Then, return the cell.

At this point, contactsTableView does not know about this cell. Let’s fix it by registering it using the identifier string.

Go to ViewDidLoad() in the contactsViewController and register the cell to the tableView.

contactsTableView.register(UITableViewCell.self, forCellReuseIdentifier: "contactCell")

Note: If you change the identifier string insidecellForRowAtIndexPath, you should come back to the code above and change it there as well.

Run the app, if everything goes well, you should be able to see the contact names on the screen.

Nice…

But the content of tableview is overlapping with the status bar at the top and with the horizontal bar at the bottom which are outside of the safe area.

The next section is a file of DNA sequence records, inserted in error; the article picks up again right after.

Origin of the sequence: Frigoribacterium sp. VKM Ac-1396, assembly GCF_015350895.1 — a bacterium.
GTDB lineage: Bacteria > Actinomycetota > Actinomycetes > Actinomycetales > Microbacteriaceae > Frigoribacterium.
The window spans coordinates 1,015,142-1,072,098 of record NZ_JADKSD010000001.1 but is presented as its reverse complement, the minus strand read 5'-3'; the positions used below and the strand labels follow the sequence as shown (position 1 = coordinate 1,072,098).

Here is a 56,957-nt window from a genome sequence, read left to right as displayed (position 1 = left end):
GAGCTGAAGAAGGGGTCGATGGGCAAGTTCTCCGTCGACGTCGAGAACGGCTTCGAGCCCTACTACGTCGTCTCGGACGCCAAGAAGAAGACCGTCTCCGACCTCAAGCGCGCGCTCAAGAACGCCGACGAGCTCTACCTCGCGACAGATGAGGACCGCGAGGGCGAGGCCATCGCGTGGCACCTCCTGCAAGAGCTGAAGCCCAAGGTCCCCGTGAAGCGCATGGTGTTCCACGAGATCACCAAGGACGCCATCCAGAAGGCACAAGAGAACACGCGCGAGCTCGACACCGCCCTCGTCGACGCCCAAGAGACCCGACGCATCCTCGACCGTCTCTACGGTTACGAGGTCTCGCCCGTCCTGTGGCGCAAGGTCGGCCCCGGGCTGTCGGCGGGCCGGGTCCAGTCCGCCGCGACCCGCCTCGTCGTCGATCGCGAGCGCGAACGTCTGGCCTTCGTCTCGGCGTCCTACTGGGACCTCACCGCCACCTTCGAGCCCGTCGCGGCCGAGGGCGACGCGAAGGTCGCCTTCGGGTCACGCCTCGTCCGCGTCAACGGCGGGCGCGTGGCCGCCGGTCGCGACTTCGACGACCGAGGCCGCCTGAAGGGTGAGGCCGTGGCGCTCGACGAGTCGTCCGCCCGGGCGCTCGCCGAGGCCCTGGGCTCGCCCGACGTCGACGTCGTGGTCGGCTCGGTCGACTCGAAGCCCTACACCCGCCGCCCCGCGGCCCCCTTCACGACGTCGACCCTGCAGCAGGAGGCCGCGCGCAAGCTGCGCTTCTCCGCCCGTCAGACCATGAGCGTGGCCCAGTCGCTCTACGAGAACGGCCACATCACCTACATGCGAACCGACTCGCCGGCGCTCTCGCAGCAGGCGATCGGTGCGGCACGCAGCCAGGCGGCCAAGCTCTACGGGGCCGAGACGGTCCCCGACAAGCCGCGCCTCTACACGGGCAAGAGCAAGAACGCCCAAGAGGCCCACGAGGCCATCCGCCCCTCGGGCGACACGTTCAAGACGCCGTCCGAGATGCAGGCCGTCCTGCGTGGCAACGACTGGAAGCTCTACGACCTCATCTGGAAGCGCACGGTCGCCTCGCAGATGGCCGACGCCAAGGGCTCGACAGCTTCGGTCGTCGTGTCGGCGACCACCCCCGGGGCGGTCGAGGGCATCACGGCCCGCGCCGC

• To keep the content in a safe area, we need to add  safeAreaLayoutGuide to the contactsTableView auto layout constraints, like the code below:  

contactsTableView.topAnchor.constraint(equalTo:view.safeAreaLayoutGuide.topAnchor).isActive = true contactsTableView.leadingAnchor.constraint(equalTo:view.safeAreaLayoutGuide.leadingAnchor).isActive = true contactsTableView.trailingAnchor.constraint(equalTo:view.safeAreaLayoutGuide.trailingAnchor).isActive = true   contactsTableView.bottomAnchor.constraint(equalTo:view.safeAreaLayoutGuide.bottomAnchor).isActive = true

As you can see, I have also replaced from leftAnchor to leadingAnchor and from rightAnchor to trailingAnchor. Left and right are absolute to the screen, on the other hand, leading and training will be based on the reading direction of the text.

Run it and you can see the content does not go beyond the non-safe areas which are highlighted with red like in the screenshot below.

Let’s get rid of the red color as we do not need it anymore by removing the code from your viewDidLoad().

view.backgroundColor = .red

Have a look at the Apple Documentation for more information about UITableViewDataSource protocol methods.